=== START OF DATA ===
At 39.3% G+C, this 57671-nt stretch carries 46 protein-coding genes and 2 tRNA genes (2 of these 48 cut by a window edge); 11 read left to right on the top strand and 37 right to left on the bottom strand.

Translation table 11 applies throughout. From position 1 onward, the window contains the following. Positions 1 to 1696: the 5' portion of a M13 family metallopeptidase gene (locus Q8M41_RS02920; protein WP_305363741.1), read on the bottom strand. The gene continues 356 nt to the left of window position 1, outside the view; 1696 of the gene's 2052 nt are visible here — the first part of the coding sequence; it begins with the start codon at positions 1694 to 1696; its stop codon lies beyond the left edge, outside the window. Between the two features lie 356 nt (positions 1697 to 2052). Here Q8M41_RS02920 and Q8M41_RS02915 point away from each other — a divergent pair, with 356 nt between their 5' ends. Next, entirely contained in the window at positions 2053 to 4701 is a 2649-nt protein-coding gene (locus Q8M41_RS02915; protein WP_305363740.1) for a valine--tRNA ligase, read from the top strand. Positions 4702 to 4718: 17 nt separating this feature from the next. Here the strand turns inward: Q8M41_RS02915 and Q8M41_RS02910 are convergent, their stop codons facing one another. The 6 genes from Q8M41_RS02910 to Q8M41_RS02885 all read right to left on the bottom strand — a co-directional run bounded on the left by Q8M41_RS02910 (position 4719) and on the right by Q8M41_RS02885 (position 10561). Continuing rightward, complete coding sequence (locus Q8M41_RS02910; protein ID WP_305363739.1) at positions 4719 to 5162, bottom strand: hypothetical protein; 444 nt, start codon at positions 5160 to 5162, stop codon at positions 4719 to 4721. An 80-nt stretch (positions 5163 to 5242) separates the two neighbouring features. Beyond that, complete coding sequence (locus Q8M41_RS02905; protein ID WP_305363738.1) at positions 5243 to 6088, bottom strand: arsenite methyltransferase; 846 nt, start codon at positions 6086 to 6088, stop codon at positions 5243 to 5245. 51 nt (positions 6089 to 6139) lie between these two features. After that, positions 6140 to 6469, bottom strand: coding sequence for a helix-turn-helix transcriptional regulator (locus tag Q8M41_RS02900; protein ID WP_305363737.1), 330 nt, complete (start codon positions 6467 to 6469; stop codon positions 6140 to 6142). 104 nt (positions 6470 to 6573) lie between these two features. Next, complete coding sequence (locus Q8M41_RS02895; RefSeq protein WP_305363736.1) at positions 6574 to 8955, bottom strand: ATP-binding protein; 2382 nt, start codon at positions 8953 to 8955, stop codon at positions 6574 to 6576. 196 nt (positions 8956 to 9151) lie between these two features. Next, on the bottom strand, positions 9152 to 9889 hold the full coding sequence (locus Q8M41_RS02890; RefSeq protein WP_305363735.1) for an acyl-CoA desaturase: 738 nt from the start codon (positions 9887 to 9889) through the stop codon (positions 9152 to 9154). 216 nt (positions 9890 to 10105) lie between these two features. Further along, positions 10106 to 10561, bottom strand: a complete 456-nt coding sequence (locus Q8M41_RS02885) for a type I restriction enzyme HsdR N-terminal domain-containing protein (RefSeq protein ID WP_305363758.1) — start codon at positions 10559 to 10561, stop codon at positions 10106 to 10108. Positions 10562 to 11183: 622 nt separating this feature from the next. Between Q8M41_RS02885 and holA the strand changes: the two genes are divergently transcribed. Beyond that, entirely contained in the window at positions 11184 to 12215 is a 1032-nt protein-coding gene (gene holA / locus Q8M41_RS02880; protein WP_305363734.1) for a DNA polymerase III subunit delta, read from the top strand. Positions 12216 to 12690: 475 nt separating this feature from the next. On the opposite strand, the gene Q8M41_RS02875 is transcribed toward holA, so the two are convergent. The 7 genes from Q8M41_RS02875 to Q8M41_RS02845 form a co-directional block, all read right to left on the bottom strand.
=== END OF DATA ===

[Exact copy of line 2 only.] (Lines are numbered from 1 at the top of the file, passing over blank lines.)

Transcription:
Translation table 11 applies throughout. From position 1 onward, the window contains the following. Positions 1 to 1696: the 5' portion of a M13 family metallopeptidase gene (locus Q8M41_RS02920; protein WP_305363741.1), read on the bottom strand. The gene continues 356 nt to the left of window position 1, outside the view; 1696 of the gene's 2052 nt are visible here — the first part of the coding sequence; it begins with the start codon at positions 1694 to 1696; its stop codon lies beyond the left edge, outside the window. Between the two features lie 356 nt (positions 1697 to 2052). Here Q8M41_RS02920 and Q8M41_RS02915 point away from each other — a divergent pair, with 356 nt between their 5' ends. Next, entirely contained in the window at positions 2053 to 4701 is a 2649-nt protein-coding gene (locus Q8M41_RS02915; protein WP_305363740.1) for a valine--tRNA ligase, read from the top strand. Positions 4702 to 4718: 17 nt separating this feature from the next. Here the strand turns inward: Q8M41_RS02915 and Q8M41_RS02910 are convergent, their stop codons facing one another. The 6 genes from Q8M41_RS02910 to Q8M41_RS02885 all read right to left on the bottom strand — a co-directional run bounded on the left by Q8M41_RS02910 (position 4719) and on the right by Q8M41_RS02885 (position 10561). Continuing rightward, complete coding sequence (locus Q8M41_RS02910; protein ID WP_305363739.1) at positions 4719 to 5162, bottom strand: hypothetical protein; 444 nt, start codon at positions 5160 to 5162, stop codon at positions 4719 to 4721. An 80-nt stretch (positions 5163 to 5242) separates the two neighbouring features. Beyond that, complete coding sequence (locus Q8M41_RS02905; protein ID WP_305363738.1) at positions 5243 to 6088, bottom strand: arsenite methyltransferase; 846 nt, start codon at positions 6086 to 6088, stop codon at positions 5243 to 5245. 51 nt (positions 6089 to 6139) lie between these two features. After that, positions 6140 to 6469, bottom strand: coding sequence for a helix-turn-helix transcriptional regulator (locus tag Q8M41_RS02900; protein ID WP_305363737.1), 330 nt, complete (start codon positions 6467 to 6469; stop codon positions 6140 to 6142). 104 nt (positions 6470 to 6573) lie between these two features. Next, complete coding sequence (locus Q8M41_RS02895; RefSeq protein WP_305363736.1) at positions 6574 to 8955, bottom strand: ATP-binding protein; 2382 nt, start codon at positions 8953 to 8955, stop codon at positions 6574 to 6576. 196 nt (positions 8956 to 9151) lie between these two features. Next, on the bottom strand, positions 9152 to 9889 hold the full coding sequence (locus Q8M41_RS02890; RefSeq protein WP_305363735.1) for an acyl-CoA desaturase: 738 nt from the start codon (positions 9887 to 9889) through the stop codon (positions 9152 to 9154). 216 nt (positions 9890 to 10105) lie between these two features. Further along, positions 10106 to 10561, bottom strand: a complete 456-nt coding sequence (locus Q8M41_RS02885) for a type I restriction enzyme HsdR N-terminal domain-containing protein (RefSeq protein ID WP_305363758.1) — start codon at positions 10559 to 10561, stop codon at positions 10106 to 10108. Positions 10562 to 11183: 622 nt separating this feature from the next. Between Q8M41_RS02885 and holA the strand changes: the two genes are divergently transcribed. Beyond that, entirely contained in the window at positions 11184 to 12215 is a 1032-nt protein-coding gene (gene holA / locus Q8M41_RS02880; protein WP_305363734.1) for a DNA polymerase III subunit delta, read from the top strand. Positions 12216 to 12690: 475 nt separating this feature from the next. On the opposite strand, the gene Q8M41_RS02875 is transcribed toward holA, so the two are convergent. The 7 genes from Q8M41_RS02875 to Q8M41_RS02845 form a co-directional block, all read right to left on the bottom strand.